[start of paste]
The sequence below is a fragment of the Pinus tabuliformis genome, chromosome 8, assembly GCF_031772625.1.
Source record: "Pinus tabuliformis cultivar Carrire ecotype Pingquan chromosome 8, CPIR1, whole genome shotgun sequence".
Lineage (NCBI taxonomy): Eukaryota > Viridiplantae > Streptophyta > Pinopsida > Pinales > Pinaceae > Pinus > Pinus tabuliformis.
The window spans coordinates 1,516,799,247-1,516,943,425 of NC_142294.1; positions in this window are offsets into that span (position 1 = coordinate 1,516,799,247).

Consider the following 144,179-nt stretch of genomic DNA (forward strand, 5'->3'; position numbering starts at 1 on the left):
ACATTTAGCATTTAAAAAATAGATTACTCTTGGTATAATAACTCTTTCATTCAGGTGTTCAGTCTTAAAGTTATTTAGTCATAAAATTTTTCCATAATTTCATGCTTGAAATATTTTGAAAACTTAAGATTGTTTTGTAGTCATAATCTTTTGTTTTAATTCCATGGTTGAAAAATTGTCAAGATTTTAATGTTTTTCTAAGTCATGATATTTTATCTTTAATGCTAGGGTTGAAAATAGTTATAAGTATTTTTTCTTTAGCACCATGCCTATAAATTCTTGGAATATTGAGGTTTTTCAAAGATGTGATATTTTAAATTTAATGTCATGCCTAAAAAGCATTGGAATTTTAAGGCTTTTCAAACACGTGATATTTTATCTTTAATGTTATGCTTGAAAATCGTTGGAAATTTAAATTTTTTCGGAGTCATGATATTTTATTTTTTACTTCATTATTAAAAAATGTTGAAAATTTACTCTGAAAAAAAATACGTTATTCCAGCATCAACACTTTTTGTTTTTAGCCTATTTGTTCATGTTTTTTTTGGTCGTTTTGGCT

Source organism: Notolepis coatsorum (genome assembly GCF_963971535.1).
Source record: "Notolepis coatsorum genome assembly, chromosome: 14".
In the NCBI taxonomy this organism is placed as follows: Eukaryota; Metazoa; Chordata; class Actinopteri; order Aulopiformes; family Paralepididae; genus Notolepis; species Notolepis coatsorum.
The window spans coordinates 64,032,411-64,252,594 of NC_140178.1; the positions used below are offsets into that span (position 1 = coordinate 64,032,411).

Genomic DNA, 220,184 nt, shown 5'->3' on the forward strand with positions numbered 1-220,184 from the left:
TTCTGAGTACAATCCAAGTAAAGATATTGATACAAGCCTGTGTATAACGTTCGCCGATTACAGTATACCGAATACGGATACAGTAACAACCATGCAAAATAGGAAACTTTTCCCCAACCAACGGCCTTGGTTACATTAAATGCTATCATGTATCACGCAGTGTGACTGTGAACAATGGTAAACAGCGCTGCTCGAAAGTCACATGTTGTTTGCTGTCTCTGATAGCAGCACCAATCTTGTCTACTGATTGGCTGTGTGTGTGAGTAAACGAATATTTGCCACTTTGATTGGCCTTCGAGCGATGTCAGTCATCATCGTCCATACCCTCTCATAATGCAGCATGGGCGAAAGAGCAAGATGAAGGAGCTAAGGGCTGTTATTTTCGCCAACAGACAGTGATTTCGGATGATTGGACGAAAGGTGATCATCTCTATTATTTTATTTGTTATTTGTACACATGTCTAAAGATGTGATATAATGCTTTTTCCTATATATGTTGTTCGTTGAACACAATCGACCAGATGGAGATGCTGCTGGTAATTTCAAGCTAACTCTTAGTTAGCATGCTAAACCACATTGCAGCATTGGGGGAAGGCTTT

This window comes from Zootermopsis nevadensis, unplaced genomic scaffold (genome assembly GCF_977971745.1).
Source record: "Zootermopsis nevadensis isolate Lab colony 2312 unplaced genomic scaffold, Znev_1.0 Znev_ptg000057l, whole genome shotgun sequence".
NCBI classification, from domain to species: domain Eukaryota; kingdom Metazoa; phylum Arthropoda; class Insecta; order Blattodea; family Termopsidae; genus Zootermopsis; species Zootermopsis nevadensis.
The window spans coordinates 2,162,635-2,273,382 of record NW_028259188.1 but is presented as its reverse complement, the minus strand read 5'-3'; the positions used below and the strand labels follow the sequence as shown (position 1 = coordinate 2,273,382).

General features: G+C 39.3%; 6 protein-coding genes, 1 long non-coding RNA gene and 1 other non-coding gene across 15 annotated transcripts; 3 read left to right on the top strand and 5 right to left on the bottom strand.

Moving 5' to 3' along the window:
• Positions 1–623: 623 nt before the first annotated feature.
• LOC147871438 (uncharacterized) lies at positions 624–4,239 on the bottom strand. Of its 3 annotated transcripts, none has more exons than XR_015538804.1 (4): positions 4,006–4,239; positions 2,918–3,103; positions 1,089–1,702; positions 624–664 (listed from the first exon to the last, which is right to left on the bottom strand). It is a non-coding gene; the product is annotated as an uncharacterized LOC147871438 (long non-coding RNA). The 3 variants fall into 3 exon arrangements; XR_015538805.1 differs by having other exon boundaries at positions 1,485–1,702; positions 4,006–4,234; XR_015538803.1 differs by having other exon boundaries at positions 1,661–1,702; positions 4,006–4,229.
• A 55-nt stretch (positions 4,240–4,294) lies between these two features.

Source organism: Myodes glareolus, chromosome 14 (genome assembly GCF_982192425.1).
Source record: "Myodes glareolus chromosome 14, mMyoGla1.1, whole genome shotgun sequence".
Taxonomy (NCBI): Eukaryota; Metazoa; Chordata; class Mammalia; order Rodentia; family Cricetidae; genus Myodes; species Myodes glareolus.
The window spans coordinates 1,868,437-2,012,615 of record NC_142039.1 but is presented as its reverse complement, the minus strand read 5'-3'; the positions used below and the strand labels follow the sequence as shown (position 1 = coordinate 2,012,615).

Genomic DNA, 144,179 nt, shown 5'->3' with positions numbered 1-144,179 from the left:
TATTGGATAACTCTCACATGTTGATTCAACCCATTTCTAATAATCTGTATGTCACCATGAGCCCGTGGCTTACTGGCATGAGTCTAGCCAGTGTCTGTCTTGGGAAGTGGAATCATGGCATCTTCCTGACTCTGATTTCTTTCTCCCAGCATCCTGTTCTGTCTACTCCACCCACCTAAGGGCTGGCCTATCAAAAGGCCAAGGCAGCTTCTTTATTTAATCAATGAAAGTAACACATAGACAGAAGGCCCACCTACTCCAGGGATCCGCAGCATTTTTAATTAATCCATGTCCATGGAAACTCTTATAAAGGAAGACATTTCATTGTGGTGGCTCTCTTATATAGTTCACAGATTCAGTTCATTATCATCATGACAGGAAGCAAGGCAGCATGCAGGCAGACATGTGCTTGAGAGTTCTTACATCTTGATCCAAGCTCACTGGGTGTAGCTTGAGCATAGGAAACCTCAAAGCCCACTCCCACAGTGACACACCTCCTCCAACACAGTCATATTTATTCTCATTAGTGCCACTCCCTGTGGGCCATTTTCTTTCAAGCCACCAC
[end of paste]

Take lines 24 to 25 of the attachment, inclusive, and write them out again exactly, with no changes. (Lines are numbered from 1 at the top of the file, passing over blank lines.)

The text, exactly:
Taxonomy (NCBI): Eukaryota; Metazoa; Chordata; class Mammalia; order Rodentia; family Cricetidae; genus Myodes; species Myodes glareolus.
The window spans coordinates 1,868,437-2,012,615 of record NC_142039.1 but is presented as its reverse complement, the minus strand read 5'-3'; the positions used below and the strand labels follow the sequence as shown (position 1 = coordinate 2,012,615).